The first was the Coco de Mer. For the ungoogled, the image of the Coco de Mer is of the voluptuous derrière of the female figure, and it was everywhere. The female bum greets you on arrival at the airport, it fills the curios stalls in the streets, it is printed on postcards and every brochure of the country, it is even stamped on a page in our passports. There is a collective national fascination with the female reproductive anatomy. You can have a carved wooden statue, hold a key ring, wear a t-shirt, drink from a shot glass — all of a woman’s ass. Having just arrived from six months in a highly conservative Muslim country, the brashness of it was refreshing. The Seychelles was sexual, and they were proud of that sexuality. Or so I thought.
It took me a week, but I was to gradually learn that the Coco de Mer was, indeed, a coconut. It was endemic to the Seychelles and a rich part of its history. It was this nut, visually so representative of oversized human genitalia, that created the myth that the Seychelles was the Garden of Eden – scratch that apple, the nut was proof of the origin of mankind. For what it is worth, at half a meter in diameter and 20 kilograms in weight it is the largest seed found anywhere in the world, the male tree does hang a very long penis from its branches and the female does produce the most delicious looking derrière. Had I done my research, I’d have known a decade ago that it was trees on hillsides and not seashells on sandy shores that the Seychelles was known for. The Garden of Eden beckoned me, but to understand why I had to look toward land and not the sea.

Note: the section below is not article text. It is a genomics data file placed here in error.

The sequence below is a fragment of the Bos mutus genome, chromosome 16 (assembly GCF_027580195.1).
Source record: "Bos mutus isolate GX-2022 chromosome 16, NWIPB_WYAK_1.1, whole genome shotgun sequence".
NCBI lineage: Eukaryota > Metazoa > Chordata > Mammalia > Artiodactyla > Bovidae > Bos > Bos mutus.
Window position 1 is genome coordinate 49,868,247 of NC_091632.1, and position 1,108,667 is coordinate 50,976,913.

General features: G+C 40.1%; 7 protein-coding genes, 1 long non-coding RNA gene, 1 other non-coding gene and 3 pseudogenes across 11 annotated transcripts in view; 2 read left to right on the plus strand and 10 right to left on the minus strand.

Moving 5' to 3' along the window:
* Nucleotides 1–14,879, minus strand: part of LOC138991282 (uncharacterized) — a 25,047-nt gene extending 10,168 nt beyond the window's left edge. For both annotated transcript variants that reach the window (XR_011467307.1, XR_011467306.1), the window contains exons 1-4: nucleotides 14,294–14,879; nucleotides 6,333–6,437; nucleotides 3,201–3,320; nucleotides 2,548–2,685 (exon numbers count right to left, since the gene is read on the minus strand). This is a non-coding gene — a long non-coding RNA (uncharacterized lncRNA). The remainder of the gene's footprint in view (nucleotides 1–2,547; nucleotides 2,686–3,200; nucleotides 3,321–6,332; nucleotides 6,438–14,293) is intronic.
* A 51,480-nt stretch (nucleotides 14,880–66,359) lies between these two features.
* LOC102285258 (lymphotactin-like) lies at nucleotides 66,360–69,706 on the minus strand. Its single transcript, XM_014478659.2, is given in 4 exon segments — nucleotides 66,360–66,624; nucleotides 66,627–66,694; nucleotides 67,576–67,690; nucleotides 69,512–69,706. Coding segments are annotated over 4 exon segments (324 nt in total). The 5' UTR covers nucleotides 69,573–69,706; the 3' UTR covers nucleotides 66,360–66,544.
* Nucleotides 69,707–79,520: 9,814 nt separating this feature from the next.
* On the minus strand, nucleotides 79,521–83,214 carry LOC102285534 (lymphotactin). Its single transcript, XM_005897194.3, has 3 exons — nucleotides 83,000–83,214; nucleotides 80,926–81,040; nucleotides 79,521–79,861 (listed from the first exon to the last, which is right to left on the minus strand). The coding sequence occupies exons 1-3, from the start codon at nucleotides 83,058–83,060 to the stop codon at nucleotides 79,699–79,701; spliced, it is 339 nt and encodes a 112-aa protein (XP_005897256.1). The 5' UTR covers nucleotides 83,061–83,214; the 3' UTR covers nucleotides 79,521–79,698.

The second of our comic relief moments was the granite. What I didn’t realize prior to arrival is that the country was full of rocks. Big, big rocks. In fact, I’d spent over a decade fantasizing about the Seychelles and not once had I appreciated that it was rock rather than sand that made the country famous. How did I miss that 41 of the 115 islands were built on a foundation of granite? Was it just oversight that made me ignorant of the exceptional fact that the Seychelles was the only mid-ocean granite islands in the world?! Expecting idle days anchored off low-lying islets with our heads poking around coral gardens, our reality was days spent gaping up at huge mountain peaks, over sheer rock cliffs and at boulder-crowned beaches. Rather than idle, our time was filled with vigorous hikes up steep rocky paths, walks through wooded forest, cycling up hills, meandering around boulder-strewn beaches and rock hopping above the surf.